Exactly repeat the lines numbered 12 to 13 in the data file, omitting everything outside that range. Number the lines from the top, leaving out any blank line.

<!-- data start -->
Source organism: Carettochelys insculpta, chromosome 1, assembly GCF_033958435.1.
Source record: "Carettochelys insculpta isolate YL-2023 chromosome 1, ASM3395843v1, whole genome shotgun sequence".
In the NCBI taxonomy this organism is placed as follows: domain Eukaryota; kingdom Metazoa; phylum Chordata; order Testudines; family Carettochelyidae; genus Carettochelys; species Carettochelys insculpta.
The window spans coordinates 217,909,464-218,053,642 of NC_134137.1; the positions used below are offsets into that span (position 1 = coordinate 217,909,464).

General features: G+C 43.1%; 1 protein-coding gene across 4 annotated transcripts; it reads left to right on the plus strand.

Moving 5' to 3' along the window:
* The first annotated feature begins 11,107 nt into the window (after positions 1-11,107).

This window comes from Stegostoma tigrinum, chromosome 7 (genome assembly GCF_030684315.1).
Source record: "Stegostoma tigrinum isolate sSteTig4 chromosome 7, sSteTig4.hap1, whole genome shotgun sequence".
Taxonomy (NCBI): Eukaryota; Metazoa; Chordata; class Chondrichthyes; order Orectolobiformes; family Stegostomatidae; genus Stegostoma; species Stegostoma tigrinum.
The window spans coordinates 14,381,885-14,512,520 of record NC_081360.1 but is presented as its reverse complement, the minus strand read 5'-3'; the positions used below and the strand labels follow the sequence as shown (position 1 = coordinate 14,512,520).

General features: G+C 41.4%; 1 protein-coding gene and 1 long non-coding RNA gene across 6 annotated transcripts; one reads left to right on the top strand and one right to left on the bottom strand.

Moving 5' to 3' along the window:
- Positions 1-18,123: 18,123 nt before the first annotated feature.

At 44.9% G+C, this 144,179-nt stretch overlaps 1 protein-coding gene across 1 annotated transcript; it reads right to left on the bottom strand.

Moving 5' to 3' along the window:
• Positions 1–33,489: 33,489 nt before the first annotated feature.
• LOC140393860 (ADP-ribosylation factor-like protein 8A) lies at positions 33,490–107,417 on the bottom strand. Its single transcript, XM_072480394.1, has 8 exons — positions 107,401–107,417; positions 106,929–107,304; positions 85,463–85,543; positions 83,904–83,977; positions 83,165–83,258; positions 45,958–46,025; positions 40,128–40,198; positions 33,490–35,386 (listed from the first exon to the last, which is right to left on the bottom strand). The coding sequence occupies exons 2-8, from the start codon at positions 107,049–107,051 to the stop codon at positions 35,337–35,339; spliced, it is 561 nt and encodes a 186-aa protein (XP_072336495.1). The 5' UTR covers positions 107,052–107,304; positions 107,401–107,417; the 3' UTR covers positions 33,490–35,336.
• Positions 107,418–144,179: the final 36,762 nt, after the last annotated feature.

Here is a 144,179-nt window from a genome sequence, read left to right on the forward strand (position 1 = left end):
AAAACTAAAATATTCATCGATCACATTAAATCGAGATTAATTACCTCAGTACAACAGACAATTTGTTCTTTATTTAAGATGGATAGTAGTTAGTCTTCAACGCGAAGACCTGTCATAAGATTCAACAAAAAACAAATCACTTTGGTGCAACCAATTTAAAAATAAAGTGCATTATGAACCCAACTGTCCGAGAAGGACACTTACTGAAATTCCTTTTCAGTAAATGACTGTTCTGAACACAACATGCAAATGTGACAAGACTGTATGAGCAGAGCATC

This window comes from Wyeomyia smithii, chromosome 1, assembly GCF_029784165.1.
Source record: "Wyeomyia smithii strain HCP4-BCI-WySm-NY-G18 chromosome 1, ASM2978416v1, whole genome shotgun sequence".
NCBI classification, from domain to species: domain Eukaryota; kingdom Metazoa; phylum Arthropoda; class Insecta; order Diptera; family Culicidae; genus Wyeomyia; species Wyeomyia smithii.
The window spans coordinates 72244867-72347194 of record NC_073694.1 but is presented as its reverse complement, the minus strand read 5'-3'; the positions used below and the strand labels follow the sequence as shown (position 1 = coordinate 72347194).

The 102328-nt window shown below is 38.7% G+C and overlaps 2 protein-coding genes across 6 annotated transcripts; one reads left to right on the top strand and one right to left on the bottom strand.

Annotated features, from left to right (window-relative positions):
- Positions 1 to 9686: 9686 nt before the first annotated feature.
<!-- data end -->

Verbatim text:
General features: G+C 41.4%; 1 protein-coding gene and 1 long non-coding RNA gene across 6 annotated transcripts; one reads left to right on the top strand and one right to left on the bottom strand.

Moving 5' to 3' along the window: